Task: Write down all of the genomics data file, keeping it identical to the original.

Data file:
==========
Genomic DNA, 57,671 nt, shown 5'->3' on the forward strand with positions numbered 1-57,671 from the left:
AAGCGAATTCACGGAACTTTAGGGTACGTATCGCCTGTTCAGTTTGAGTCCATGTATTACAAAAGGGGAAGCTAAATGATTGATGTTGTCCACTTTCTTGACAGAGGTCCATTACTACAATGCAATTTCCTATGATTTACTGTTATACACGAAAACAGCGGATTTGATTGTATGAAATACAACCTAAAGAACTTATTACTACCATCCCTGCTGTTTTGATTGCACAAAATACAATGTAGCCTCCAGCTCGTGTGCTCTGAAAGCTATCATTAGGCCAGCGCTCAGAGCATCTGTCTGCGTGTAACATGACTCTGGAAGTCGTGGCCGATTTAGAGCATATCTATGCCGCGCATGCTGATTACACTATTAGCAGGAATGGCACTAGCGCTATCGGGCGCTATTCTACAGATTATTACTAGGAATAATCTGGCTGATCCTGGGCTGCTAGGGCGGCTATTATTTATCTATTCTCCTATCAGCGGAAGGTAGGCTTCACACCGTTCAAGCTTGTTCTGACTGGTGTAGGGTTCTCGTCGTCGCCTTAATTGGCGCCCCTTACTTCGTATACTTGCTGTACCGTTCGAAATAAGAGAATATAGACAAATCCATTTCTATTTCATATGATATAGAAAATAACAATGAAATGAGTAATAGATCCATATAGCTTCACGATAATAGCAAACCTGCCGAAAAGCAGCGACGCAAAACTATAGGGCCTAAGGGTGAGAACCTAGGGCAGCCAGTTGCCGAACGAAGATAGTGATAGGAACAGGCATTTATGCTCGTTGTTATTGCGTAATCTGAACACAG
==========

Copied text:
Genomic DNA, 57,671 nt, shown 5'->3' on the forward strand with positions numbered 1-57,671 from the left:
AAGCGAATTCACGGAACTTTAGGGTACGTATCGCCTGTTCAGTTTGAGTCCATGTATTACAAAAGGGGAAGCTAAATGATTGATGTTGTCCACTTTCTTGACAGAGGTCCATTACTACAATGCAATTTCCTATGATTTACTGTTATACACGAAAACAGCGGATTTGATTGTATGAAATACAACCTAAAGAACTTATTACTACCATCCCTGCTGTTTTGATTGCACAAAATACAATGTAGCCTCCAGCTCGTGTGCTCTGAAAGCTATCATTAGGCCAGCGCTCAGAGCATCTGTCTGCGTGTAACATGACTCTGGAAGTCGTGGCCGATTTAGAGCATATCTATGCCGCGCATGCTGATTACACTATTAGCAGGAATGGCACTAGCGCTATCGGGCGCTATTCTACAGATTATTACTAGGAATAATCTGGCTGATCCTGGGCTGCTAGGGCGGCTATTATTTATCTATTCTCCTATCAGCGGAAGGTAGGCTTCACACCGTTCAAGCTTGTTCTGACTGGTGTAGGGTTCTCGTCGTCGCCTTAATTGGCGCCCCTTACTTCGTATACTTGCTGTACCGTTCGAAATAAGAGAATATAGACAAATCCATTTCTATTTCATATGATATAGAAAATAACAATGAAATGAGTAATAGATCCATATAGCTTCACGATAATAGCAAACCTGCCGAAAAGCAGCGACGCAAAACTATAGGGCCTAAGGGTGAGAACCTAGGGCAGCCAGTTGCCGAACGAAGATAGTGATAGGAACAGGCATTTATGCTCGTTGTTATTGCGTAATCTGAACACAG